The first global data report on fast-growing voluntary sustainability standards outlines the share of bananas, cocoa, coffee, cotton, forestry, palm oil, soybeans, cane sugar and tea in 14 major standards. The report is based on a partnership between the Research Institute of Organic Agriculture (FiBL), the International Institute of Sustainable Development (IISD) and ITC, and is supported by the Swiss State Secretariat for Economic Affairs (SECO).
Stronger ties between African cotton producers/ginners and Asian buyers can improve the market positioning of African cotton.The African-Asian cotton trade has great potential. This study examines African challenges to improve along the value chain to meet Asia’s growing demand. It reviews ITC strategies to address these issues, and recommends what can be done to develop partnerships between African cotton producers and ginners and cotton consuming spinning mills in export markets in Asia.
Paper focusing on the contribution of the coffee value chain to climate change and the effects of climate change on global coffee production with particular reference to smallholder coffee producers in developing and least developed countries – reviews the opportunities to mitigate greenhouse gas (GHG) emissions from the coffee industry; provides examples of individual initiatives to reduce product carbon footprints and the opportunities for mainstreaming these in the coffee value chain; critically assesses the relevance of carbon credit markets for smallholder farmers; highlights the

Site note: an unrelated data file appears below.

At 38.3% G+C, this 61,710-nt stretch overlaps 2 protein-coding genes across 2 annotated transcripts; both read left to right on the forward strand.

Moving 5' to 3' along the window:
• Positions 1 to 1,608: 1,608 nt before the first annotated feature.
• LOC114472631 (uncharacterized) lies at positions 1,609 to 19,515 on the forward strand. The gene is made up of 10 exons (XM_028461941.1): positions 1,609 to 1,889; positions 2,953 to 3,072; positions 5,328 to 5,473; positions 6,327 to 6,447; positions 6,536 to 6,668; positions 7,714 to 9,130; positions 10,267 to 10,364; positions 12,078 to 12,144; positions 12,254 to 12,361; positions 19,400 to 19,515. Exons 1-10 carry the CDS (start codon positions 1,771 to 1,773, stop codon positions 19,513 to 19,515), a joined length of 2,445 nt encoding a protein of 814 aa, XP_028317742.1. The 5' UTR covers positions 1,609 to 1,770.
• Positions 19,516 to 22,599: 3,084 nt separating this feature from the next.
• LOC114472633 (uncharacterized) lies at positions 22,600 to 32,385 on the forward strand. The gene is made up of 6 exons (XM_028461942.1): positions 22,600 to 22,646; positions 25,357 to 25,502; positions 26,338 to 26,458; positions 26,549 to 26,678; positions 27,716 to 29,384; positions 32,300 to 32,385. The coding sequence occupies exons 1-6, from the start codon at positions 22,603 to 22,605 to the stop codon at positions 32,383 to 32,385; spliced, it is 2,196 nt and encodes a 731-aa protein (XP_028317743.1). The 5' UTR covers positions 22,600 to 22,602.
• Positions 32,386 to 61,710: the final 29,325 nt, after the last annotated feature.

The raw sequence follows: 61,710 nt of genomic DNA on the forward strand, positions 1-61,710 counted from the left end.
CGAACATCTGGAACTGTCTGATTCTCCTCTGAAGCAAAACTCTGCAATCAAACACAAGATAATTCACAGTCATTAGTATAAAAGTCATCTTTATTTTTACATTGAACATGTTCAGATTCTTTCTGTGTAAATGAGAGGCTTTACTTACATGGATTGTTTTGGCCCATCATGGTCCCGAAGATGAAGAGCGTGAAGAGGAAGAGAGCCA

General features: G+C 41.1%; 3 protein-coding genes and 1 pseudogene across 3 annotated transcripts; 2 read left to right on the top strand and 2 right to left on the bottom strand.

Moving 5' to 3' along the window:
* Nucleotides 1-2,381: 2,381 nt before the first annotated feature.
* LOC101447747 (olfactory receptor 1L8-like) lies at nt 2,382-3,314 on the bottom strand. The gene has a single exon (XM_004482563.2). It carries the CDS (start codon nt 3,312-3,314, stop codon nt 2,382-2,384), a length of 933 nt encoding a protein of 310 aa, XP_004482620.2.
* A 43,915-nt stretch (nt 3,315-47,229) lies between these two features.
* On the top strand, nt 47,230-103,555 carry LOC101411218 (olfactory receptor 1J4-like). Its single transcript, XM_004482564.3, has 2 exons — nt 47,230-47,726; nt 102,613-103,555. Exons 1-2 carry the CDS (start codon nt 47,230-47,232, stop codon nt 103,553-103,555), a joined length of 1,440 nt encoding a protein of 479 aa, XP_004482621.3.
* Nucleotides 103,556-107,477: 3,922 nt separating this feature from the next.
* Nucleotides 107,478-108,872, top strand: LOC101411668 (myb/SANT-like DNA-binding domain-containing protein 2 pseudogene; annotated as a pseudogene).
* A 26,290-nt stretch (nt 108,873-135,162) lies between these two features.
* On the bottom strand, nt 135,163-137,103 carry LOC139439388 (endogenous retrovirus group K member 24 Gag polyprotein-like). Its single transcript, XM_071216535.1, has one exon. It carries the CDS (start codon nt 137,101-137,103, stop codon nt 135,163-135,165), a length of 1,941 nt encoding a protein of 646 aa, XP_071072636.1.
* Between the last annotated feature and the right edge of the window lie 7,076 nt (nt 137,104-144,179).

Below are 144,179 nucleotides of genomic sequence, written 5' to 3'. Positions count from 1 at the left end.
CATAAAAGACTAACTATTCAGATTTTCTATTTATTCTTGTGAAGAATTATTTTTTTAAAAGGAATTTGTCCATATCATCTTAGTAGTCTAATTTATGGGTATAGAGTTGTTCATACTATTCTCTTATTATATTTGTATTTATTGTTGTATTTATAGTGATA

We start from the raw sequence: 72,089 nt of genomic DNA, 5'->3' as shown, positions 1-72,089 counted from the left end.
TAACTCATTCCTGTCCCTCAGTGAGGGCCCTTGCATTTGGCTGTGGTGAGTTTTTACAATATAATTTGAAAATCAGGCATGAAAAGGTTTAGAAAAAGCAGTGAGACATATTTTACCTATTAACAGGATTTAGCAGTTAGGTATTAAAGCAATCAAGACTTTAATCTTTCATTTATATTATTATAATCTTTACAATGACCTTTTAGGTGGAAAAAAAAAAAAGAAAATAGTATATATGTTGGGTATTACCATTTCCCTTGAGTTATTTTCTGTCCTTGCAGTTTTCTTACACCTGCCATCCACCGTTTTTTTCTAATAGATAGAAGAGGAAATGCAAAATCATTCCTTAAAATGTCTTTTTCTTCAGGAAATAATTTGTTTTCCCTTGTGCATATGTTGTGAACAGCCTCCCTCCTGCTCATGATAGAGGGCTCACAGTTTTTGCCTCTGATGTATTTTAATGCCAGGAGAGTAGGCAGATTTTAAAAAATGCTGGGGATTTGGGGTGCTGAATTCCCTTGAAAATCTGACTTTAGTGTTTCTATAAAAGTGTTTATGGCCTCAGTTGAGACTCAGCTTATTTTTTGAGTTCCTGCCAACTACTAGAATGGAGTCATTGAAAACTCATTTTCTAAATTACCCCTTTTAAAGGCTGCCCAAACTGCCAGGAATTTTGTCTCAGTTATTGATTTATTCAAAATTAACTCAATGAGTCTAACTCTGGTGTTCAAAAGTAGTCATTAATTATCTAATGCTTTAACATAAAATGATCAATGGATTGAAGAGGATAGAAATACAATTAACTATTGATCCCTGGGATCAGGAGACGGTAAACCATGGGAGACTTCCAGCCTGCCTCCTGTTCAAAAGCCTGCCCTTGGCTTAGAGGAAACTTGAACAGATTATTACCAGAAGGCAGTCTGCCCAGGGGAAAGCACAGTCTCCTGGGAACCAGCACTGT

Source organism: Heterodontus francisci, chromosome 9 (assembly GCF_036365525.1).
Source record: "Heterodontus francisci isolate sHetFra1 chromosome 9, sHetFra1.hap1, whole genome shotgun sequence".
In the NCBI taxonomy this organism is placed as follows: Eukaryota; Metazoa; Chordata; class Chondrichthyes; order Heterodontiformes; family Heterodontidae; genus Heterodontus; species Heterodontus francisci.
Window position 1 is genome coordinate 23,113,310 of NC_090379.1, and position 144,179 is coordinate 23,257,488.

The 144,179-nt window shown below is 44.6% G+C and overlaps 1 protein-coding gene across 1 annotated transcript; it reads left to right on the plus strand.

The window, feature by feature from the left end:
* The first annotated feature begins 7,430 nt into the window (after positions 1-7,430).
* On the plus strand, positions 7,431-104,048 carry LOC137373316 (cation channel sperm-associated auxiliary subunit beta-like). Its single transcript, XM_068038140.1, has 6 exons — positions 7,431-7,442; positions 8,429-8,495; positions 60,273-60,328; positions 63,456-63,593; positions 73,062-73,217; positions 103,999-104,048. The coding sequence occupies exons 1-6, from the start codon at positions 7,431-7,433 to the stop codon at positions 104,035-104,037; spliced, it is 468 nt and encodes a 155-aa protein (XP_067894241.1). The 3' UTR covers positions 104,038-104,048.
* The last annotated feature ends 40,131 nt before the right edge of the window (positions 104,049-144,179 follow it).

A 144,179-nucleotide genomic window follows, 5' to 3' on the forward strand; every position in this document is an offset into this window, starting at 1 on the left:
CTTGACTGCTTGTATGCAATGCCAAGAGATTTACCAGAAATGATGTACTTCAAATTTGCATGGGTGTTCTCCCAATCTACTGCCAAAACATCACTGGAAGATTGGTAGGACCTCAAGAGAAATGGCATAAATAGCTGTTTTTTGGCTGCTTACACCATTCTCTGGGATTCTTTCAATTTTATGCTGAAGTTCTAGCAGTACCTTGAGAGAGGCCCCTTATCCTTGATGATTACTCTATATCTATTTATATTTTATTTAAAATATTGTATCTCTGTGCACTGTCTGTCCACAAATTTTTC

Climate change is reducing the competitiveness of agricultural exports from developing countries as far apart as Peru and Uganda, according to an ITC survey of agri-food exporters in these countries.The exporters call on their governments to integrate climate change into long-term, sector-specific policies and investment strategies.
The halal food sector is estimated to be a trillion-dollar global market, based on the preferences of an estimated 1.6 billion Muslims around the world.This publication is the first to provide an overview of the global halal food and beverage market. It contains trade data, outlines consumer trends, and explores how trade and investment support institutions (TISIs) can promote a national halal industry. It also shows avenues for collaboration between ITC and the Islamic Development Bank to help TISIs develop national potential in this fast-evolving market.
Countries have room for export growth in non-traditional markets, according to an ITC assessment of 64 developing countries’ export opportunities in European, South-South and regional markets.